For example, Japanese manga “Old Boy” -- not really one of the most popular comic books, even in Japan -- was remade into a highly praised film, “Oldboy,” by Park Chan-wook, which completely overshadowed the original material.
Korean content going strong
Twice, Blackpink and BTS are not the only successful Korean products that have landed in Japan.
The aforementioned KOCCA report shows that exports of Korean video game content to Japan came to $600 million in 2016, about 12 times the $50 million the country spent importing Japanese game content. The figure for comic books and movies are roughly similar, but Korean is selling more than buying in terms of cultural content.
A significant trend in the cultural sector is that there is much less open hostility toward Japanese culture just because it is Japanese.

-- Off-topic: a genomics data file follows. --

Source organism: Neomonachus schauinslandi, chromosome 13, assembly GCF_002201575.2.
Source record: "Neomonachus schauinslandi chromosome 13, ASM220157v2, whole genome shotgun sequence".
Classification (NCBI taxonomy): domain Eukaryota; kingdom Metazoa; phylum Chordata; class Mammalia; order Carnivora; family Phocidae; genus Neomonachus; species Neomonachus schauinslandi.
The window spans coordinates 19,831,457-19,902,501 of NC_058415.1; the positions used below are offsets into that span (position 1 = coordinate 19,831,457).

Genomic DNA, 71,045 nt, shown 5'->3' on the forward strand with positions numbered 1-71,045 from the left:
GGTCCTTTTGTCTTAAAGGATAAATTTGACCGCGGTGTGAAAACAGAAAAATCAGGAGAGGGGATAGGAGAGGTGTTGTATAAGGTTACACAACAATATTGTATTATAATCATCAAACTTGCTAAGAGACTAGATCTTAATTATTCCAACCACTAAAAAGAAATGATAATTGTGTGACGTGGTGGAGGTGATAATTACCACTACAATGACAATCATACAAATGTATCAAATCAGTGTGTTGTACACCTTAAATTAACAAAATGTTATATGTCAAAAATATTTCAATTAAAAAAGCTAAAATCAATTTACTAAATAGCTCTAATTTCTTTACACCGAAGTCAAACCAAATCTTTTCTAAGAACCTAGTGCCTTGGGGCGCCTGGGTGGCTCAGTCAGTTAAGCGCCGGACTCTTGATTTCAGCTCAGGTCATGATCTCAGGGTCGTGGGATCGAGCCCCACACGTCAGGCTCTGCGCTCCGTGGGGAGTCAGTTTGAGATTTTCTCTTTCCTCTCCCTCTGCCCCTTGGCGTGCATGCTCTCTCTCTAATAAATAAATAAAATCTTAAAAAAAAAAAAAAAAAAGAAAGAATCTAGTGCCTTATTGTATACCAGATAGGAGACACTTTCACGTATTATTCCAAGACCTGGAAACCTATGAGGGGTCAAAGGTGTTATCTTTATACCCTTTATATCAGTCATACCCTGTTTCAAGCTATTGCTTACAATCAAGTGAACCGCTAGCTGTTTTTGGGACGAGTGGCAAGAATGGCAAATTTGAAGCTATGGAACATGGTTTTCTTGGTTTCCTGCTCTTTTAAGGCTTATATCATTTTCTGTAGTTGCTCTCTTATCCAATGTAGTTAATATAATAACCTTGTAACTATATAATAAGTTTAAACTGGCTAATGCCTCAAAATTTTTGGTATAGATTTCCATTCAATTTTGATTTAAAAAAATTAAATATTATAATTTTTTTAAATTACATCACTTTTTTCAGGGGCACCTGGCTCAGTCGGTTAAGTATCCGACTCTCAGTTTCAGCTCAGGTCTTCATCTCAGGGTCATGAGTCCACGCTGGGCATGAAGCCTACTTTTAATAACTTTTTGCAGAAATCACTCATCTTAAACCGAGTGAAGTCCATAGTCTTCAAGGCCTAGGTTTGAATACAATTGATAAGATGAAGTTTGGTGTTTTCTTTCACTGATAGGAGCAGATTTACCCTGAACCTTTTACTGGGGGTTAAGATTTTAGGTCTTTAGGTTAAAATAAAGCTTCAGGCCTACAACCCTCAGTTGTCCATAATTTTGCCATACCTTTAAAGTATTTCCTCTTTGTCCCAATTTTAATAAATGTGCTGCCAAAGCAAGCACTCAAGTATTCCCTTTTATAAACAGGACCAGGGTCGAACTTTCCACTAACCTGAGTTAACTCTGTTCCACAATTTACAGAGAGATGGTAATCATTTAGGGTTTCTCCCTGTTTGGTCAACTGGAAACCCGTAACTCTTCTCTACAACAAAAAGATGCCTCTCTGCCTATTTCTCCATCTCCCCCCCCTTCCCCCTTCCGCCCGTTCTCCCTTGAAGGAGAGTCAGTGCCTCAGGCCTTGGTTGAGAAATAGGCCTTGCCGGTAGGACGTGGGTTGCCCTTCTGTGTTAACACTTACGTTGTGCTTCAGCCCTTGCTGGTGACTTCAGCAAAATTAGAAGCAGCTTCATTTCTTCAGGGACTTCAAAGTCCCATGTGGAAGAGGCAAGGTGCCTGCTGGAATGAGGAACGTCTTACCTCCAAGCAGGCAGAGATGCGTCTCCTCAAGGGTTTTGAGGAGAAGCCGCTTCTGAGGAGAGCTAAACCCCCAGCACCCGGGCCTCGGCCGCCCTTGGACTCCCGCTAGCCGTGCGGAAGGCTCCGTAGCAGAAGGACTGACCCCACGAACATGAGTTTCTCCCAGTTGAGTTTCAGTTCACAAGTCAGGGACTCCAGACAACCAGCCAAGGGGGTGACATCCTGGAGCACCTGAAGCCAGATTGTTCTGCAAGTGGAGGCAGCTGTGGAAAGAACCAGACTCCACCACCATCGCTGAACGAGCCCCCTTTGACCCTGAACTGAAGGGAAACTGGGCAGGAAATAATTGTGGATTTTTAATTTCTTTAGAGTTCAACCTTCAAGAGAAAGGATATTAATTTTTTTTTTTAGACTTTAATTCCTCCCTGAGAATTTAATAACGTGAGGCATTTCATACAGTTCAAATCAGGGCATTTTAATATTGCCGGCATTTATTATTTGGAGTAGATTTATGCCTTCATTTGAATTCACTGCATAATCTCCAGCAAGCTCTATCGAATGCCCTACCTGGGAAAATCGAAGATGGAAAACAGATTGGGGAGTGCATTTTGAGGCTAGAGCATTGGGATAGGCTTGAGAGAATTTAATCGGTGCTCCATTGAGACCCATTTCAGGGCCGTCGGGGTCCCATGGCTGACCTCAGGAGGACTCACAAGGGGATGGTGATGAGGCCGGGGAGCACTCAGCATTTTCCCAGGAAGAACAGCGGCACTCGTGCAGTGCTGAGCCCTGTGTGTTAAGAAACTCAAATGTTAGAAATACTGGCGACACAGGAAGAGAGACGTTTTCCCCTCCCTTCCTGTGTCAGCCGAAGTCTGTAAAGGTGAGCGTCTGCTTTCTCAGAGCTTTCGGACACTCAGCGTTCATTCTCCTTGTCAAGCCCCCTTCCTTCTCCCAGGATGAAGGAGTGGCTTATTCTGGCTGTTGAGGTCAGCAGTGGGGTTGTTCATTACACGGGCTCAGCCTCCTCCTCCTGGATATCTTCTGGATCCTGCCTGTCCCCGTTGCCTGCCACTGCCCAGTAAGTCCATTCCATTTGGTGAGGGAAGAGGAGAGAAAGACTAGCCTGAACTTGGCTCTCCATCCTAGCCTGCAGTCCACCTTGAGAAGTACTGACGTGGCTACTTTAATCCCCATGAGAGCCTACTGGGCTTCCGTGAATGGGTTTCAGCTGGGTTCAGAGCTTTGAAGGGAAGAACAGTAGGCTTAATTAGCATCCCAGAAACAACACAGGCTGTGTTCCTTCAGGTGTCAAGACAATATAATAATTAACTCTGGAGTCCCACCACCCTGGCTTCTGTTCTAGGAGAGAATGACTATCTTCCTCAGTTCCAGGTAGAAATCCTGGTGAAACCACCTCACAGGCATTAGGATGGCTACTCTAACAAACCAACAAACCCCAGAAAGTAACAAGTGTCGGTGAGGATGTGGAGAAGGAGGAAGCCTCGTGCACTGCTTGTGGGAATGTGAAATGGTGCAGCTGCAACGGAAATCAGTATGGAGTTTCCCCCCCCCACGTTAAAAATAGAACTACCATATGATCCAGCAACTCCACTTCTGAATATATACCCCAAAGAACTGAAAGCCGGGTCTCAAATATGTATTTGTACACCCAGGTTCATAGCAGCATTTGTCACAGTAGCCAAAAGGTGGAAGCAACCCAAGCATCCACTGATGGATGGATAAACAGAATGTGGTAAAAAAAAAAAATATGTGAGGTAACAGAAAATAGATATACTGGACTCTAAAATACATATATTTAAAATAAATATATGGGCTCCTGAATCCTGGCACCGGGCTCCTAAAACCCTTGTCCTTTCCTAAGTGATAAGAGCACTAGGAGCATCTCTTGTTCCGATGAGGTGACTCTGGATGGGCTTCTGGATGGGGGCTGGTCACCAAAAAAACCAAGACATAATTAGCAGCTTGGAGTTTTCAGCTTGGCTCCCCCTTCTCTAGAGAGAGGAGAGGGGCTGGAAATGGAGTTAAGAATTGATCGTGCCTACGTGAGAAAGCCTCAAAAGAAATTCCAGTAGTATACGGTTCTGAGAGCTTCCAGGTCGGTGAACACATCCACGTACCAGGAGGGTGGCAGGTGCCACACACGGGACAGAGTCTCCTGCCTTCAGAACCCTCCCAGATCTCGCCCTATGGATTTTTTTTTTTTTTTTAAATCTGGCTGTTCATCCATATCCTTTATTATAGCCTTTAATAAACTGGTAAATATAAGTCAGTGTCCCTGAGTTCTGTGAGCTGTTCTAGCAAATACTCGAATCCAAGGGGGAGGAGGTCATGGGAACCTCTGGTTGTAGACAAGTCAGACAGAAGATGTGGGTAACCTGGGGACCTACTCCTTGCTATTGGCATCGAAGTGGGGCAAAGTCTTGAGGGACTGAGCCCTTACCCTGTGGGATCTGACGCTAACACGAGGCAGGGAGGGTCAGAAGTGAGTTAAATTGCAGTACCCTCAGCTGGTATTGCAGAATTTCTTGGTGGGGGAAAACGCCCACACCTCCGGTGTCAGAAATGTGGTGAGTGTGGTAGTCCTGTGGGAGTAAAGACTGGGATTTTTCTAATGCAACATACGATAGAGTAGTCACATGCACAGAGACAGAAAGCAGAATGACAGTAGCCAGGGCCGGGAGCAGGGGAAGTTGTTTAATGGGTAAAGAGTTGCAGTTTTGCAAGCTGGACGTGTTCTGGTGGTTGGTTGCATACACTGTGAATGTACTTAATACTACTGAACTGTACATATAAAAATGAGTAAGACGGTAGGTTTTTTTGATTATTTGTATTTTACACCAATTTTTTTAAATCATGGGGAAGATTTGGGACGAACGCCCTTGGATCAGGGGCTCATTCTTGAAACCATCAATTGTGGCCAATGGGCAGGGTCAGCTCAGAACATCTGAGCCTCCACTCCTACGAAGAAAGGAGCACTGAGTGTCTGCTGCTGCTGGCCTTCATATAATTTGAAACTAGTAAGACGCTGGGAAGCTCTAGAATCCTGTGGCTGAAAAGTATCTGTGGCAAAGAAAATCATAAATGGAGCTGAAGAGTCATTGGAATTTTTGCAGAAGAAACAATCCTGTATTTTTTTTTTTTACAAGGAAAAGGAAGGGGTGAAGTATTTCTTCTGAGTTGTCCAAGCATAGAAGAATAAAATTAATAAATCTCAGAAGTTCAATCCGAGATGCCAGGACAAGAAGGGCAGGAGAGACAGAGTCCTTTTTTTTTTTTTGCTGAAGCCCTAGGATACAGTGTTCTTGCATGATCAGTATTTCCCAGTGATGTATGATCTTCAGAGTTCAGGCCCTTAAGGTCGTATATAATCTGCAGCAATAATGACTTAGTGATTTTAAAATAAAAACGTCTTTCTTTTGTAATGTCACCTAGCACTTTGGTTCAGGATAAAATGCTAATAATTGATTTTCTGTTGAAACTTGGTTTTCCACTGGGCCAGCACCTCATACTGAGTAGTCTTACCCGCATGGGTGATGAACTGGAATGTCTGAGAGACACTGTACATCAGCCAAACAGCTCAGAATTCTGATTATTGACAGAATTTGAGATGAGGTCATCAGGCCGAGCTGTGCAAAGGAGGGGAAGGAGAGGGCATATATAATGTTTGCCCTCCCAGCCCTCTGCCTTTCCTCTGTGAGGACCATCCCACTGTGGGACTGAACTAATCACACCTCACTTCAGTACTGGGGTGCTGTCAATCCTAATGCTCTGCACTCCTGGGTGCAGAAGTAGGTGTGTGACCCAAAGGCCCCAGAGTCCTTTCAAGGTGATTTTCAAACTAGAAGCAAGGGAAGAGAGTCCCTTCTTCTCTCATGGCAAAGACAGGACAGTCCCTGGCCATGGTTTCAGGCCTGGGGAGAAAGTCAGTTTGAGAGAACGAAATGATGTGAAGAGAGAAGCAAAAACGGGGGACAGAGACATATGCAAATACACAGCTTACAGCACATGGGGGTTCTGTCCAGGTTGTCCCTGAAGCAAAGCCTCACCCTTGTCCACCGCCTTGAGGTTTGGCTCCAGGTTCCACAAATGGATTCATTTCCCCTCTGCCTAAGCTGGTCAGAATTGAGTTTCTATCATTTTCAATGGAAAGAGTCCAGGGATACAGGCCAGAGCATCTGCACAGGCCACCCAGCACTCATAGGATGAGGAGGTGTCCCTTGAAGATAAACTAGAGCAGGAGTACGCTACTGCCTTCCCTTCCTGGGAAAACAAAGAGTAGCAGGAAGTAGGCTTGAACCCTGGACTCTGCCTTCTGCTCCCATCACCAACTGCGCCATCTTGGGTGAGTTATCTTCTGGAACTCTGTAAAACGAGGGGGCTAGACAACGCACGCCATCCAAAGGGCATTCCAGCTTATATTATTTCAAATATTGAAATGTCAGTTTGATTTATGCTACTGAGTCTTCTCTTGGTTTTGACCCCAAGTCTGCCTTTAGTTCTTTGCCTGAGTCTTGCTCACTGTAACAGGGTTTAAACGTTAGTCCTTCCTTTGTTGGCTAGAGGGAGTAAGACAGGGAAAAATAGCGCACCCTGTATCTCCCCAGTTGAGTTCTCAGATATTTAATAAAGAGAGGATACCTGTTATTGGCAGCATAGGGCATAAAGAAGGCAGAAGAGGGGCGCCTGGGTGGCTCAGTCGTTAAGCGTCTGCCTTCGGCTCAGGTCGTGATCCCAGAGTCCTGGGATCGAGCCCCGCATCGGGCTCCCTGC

Despite the ongoing spat between the two countries, Japanese band Cornelius still took the stage at the recently held Incheon Pentaport Rock Festival 2019.
At the initial stage of the boycott on Japanese products, some netizens bashed Japanese members of Twice and IZ*ONE, but this movement was soon squashed out by a majority of the public. Girl group Rocket Punch -- which has a Japanese member -- debuted as scheduled last week.
|Twice’s Japanese member Sana (Yonhap)|
While there is no telling when the standoff between Seoul and Tokyo will end, cultural exchange between the two countries appears to be going strong -- a phenomenon unimaginable two decades earlier.
By Yoon Min-sik (email@example.com)